Kittin relives her role in the electroclash revolution

Kittin relives her role in the electroclash revolution

Words by Tammy Walters

What do Black Sabbath, The Velvet Underground, Madonna, Nirvana, The Clash, Buddy Holly, and Depeche Mode have in common? All of these artists are cited as pioneers of a genre.

From metal to alternative rock, pop, grunge, punk, rock’n’roll, and EDM, these are only a handful of visionary acts that shape a long list of genres and subgenres.

Melbourne musician and contemporary art connoisseur, Darren Sylvester, will be doing a deep dive into the world of music influence with two EDM subgenre pioneers, German electronic body music (EBM) duo Deutsch Amerikanische Freundschaft (DAF), and French Electroclash DJ Caroline Hervé – better known as Kittin.

Recently dropping the Miss from the start of her name, Kittin appeared on the EDM front in the latter half of the ‘90s, taking deep influence from her fellow panellists, DAF.

“The Hacker introduced me to their music, he is the real EBM nerd. The energy of that industrial sound, and the automatic writing in the lyrics is surely an influence for anyone into electro. You always go back to the roots, once in a while, to reconnect to your punk soul and remember where you come from, stay ironic,” says Hervé.

In fact, The Hacker introduced Kittin to more than DAF. The two would join forces, with the help of the renowned DJ Hell, to fuse their music interests from across the rave scene, the punk underground, and EBM – bringing in a new wave of electronic music.   

“The Hacker and I went to our first rave party in 1990, and to the same new wave club before that, in our hometown without knowing each other. We were obsessed with Aphex Twin and Jeff Mills, we knew we would never be as good as them, so we decided not to make techno and to bring lyrics back, as a kind of provocation.

“When we heard Dopplereffekt, it was a shock. Someone just made the music we had in mind. But The Hacker brought his new wave touch to it – he told me later he always had the fantasy of having a new wave duet like Visage. I was more the rave kid.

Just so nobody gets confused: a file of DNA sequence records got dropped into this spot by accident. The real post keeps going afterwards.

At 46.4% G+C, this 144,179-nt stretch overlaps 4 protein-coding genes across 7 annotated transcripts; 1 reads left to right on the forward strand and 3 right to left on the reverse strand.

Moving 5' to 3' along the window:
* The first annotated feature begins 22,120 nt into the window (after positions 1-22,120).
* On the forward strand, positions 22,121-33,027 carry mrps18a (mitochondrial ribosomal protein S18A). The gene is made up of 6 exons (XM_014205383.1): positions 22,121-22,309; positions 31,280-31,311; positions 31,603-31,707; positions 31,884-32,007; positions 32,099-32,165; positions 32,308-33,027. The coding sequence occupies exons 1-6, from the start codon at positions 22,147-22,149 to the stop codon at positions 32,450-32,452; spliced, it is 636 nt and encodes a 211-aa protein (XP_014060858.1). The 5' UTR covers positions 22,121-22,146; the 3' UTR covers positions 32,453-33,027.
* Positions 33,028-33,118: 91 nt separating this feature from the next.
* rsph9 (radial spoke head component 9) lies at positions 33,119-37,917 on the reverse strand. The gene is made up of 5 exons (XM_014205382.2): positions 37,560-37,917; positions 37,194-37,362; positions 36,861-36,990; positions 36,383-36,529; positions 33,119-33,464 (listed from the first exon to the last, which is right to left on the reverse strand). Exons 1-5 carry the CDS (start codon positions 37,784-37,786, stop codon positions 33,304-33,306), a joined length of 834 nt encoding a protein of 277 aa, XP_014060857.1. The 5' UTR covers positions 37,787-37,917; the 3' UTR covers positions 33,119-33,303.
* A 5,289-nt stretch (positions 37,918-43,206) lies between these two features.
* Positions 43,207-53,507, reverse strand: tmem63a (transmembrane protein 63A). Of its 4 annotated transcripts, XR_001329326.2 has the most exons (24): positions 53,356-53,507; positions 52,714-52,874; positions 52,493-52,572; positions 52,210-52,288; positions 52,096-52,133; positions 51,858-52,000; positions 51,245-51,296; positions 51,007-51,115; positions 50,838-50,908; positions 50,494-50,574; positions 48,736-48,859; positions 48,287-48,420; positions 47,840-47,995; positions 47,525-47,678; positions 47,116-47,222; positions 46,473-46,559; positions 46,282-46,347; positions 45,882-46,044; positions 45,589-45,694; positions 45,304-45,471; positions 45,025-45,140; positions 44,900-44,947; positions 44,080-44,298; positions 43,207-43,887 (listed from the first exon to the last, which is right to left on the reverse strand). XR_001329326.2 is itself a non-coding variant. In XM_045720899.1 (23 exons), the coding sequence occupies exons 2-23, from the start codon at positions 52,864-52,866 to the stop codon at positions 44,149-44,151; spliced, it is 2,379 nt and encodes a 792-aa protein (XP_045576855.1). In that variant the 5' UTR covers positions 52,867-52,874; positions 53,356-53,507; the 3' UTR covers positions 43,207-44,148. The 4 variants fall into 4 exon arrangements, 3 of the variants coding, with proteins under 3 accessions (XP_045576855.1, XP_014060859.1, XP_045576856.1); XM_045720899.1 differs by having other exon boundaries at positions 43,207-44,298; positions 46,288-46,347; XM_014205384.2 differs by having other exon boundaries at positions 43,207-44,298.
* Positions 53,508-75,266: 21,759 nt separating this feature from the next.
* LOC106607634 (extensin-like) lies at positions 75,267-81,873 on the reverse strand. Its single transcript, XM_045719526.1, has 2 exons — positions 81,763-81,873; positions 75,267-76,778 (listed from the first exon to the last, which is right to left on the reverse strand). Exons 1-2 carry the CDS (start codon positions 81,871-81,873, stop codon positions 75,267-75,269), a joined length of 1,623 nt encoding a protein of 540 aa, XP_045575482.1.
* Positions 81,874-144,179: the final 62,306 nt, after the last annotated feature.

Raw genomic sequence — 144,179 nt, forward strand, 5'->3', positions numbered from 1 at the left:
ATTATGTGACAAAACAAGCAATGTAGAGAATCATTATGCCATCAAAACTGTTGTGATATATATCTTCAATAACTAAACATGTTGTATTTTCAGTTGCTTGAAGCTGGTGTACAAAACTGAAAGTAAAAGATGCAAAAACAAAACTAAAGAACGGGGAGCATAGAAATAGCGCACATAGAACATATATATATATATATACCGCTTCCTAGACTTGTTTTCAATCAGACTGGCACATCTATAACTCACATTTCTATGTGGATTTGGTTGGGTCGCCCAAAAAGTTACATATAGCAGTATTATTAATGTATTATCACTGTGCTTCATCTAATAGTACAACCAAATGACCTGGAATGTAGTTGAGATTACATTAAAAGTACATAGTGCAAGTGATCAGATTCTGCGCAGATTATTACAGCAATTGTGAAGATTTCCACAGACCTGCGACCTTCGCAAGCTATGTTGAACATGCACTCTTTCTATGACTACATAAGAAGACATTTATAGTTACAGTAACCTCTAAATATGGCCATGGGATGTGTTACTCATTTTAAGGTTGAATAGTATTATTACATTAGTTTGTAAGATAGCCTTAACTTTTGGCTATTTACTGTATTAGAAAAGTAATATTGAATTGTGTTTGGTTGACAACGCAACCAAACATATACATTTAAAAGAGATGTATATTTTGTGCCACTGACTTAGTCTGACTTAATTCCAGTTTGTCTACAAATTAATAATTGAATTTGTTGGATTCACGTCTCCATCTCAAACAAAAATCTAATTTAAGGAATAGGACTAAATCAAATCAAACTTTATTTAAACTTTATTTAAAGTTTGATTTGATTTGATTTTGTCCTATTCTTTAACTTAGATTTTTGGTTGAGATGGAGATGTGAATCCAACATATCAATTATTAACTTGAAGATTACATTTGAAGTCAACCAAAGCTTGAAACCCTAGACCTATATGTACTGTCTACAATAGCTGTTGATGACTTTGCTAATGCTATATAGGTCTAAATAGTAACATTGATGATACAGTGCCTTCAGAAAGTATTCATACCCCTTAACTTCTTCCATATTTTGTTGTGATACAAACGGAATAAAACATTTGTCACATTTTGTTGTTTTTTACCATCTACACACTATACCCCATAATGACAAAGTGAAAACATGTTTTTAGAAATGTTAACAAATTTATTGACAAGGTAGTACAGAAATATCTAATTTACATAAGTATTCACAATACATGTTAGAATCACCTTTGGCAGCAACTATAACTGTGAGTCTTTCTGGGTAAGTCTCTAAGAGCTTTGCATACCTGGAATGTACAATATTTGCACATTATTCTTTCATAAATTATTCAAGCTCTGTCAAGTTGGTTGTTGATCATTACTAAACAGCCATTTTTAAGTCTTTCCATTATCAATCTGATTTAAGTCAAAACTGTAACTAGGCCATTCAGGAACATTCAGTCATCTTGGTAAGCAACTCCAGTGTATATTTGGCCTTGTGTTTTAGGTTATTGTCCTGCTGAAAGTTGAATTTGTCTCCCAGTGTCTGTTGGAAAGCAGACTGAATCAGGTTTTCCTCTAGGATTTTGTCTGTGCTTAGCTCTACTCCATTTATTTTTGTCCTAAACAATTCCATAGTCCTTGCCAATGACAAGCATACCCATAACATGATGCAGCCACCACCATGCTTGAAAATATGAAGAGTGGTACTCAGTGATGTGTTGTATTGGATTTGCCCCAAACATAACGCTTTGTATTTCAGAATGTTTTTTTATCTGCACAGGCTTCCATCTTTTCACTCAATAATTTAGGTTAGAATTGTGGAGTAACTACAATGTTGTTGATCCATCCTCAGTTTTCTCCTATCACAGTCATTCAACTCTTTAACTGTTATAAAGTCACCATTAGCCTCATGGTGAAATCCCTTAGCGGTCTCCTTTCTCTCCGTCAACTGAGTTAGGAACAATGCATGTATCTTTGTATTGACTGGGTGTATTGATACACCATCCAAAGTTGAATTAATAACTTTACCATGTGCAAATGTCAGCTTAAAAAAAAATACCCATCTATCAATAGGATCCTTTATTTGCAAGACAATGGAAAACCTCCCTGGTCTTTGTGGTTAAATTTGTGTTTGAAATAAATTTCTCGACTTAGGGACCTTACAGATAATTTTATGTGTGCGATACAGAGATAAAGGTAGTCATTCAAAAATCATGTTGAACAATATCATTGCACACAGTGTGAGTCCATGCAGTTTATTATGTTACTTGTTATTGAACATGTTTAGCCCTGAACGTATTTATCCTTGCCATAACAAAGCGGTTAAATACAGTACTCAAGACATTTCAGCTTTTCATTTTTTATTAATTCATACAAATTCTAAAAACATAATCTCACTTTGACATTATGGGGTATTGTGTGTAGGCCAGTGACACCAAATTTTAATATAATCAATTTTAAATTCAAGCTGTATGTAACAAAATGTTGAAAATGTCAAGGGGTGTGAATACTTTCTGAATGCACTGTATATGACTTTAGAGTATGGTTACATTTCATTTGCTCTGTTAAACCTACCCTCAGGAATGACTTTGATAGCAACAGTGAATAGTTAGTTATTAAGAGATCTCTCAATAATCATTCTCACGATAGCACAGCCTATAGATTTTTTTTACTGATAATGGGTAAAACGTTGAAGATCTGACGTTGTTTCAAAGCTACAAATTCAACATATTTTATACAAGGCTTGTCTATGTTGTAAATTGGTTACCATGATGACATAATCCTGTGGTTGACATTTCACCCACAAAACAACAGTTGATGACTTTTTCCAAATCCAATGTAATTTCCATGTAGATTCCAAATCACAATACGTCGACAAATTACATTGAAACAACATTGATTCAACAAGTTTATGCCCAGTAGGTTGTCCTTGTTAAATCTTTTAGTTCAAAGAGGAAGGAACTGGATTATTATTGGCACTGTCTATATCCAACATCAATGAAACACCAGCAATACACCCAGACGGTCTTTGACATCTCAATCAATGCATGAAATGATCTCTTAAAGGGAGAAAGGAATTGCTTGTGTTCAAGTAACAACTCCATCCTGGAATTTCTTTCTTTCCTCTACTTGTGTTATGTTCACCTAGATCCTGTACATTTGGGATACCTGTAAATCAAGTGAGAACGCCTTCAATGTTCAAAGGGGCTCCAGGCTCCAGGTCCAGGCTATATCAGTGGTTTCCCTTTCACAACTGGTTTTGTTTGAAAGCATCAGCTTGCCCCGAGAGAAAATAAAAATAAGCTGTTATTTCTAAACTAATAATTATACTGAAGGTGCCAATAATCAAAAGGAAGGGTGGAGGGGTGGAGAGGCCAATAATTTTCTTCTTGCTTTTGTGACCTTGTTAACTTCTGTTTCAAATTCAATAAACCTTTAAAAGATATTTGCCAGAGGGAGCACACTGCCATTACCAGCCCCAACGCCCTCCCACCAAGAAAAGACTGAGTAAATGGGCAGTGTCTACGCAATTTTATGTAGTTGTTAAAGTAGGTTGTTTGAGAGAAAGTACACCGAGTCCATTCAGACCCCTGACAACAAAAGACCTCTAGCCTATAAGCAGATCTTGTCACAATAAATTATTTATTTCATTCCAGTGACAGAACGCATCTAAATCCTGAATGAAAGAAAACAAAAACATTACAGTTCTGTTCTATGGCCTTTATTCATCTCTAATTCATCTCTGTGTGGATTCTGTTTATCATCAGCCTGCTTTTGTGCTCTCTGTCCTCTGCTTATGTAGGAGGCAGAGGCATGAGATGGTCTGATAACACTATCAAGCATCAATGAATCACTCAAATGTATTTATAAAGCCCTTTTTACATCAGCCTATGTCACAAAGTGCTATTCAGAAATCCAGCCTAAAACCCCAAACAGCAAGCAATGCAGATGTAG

“I met DJ Hell in a rave in south of France in ‘96, we played on the same lineup with David Carretta, and Adam Beyer. David invited me to spend some time at his house with Hell, who told me he started his label … A couple of months later, he told us he was playing Frank Sinatra everywhere in Germany and people went nuts.”

After taking over America and adding more artists into their world, including Terence Fixmer and Vitalic, journalists would coin the fitting term electroclash to describe their sound, which was, in fact, a clash of all aspects of the electronic music world, and more.

“The term electroclash appeared way after we started making music. We came directly after I-F and Doppereffekt, between ‘96 and 2001. But with time, especially in the US, I realised electroclash was the bridge between techno, EBM, new wave, the rock scene, the gay scene; all the leftovers,” explains Hervé.

“For me, electroclash became a scene with Fischerspooner, when fashion started to play our music on the catwalks. We didn’t come from there. It was more the beginning of the end for us.”

Now, we are seeing more musicians pushing the envelope on genre norms, drawing influence from an overflowing catalogue of music. Hervé thinks pioneering a genre is still achievable.

“I suppose it’s very hard to create a revolution inside that revolution, but there’s a whole new generation of kids who didn’t live the explosion of that culture and try to reinvent it with new toys, new technology. It’s really interesting.”

Catch Kittin in conversation with DAF and Darren Sylvester as part of Melbourne Music Week at NGV on Saturday November 16, and check out her DJ set that night at Kubik. Tickets via the Melbourne Music Week website.